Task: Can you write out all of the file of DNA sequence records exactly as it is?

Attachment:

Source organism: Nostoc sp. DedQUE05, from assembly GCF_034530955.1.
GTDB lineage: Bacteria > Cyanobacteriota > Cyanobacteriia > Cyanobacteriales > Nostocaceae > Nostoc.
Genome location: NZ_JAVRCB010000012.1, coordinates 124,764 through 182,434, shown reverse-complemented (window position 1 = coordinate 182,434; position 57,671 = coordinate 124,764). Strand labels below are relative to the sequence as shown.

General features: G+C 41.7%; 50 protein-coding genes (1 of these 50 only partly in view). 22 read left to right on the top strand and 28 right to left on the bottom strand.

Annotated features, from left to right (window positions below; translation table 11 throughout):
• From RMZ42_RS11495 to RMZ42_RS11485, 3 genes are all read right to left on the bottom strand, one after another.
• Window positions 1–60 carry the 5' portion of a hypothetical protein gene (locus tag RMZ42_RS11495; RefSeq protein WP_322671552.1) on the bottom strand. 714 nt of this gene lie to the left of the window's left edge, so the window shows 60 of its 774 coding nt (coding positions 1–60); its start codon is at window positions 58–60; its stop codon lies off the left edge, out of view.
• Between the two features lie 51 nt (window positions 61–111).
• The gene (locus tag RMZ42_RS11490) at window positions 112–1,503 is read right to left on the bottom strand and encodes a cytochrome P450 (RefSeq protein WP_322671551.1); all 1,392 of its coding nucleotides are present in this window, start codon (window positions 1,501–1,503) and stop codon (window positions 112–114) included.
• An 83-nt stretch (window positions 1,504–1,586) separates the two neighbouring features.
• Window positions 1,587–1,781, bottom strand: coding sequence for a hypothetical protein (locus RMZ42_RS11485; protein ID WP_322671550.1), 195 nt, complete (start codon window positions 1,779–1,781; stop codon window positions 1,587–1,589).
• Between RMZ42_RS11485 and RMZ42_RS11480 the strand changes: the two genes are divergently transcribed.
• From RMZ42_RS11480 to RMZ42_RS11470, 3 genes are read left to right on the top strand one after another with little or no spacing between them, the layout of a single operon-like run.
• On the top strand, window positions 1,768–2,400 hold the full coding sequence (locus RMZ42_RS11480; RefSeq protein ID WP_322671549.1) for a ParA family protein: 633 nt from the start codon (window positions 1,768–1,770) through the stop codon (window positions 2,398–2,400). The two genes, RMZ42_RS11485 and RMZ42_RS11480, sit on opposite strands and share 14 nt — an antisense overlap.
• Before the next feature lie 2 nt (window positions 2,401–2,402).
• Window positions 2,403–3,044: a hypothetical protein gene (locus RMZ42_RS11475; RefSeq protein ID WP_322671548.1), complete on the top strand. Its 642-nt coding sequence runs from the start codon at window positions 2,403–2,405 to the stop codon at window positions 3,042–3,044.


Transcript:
Source organism: Nostoc sp. DedQUE05, from assembly GCF_034530955.1.
GTDB lineage: Bacteria > Cyanobacteriota > Cyanobacteriia > Cyanobacteriales > Nostocaceae > Nostoc.
Genome location: NZ_JAVRCB010000012.1, coordinates 124,764 through 182,434, shown reverse-complemented (window position 1 = coordinate 182,434; position 57,671 = coordinate 124,764). Strand labels below are relative to the sequence as shown.

General features: G+C 41.7%; 50 protein-coding genes (1 of these 50 only partly in view). 22 read left to right on the top strand and 28 right to left on the bottom strand.

Annotated features, from left to right (window positions below; translation table 11 throughout):
• From RMZ42_RS11495 to RMZ42_RS11485, 3 genes are all read right to left on the bottom strand, one after another.
• Window positions 1–60 carry the 5' portion of a hypothetical protein gene (locus tag RMZ42_RS11495; RefSeq protein WP_322671552.1) on the bottom strand. 714 nt of this gene lie to the left of the window's left edge, so the window shows 60 of its 774 coding nt (coding positions 1–60); its start codon is at window positions 58–60; its stop codon lies off the left edge, out of view.
• Between the two features lie 51 nt (window positions 61–111).
• The gene (locus tag RMZ42_RS11490) at window positions 112–1,503 is read right to left on the bottom strand and encodes a cytochrome P450 (RefSeq protein WP_322671551.1); all 1,392 of its coding nucleotides are present in this window, start codon (window positions 1,501–1,503) and stop codon (window positions 112–114) included.
• An 83-nt stretch (window positions 1,504–1,586) separates the two neighbouring features.
• Window positions 1,587–1,781, bottom strand: coding sequence for a hypothetical protein (locus RMZ42_RS11485; protein ID WP_322671550.1), 195 nt, complete (start codon window positions 1,779–1,781; stop codon window positions 1,587–1,589).
• Between RMZ42_RS11485 and RMZ42_RS11480 the strand changes: the two genes are divergently transcribed.
• From RMZ42_RS11480 to RMZ42_RS11470, 3 genes are read left to right on the top strand one after another with little or no spacing between them, the layout of a single operon-like run.
• On the top strand, window positions 1,768–2,400 hold the full coding sequence (locus RMZ42_RS11480; RefSeq protein ID WP_322671549.1) for a ParA family protein: 633 nt from the start codon (window positions 1,768–1,770) through the stop codon (window positions 2,398–2,400). The two genes, RMZ42_RS11485 and RMZ42_RS11480, sit on opposite strands and share 14 nt — an antisense overlap.
• Before the next feature lie 2 nt (window positions 2,401–2,402).
• Window positions 2,403–3,044: a hypothetical protein gene (locus RMZ42_RS11475; RefSeq protein ID WP_322671548.1), complete on the top strand. Its 642-nt coding sequence runs from the start codon at window positions 2,403–2,405 to the stop codon at window positions 3,042–3,044.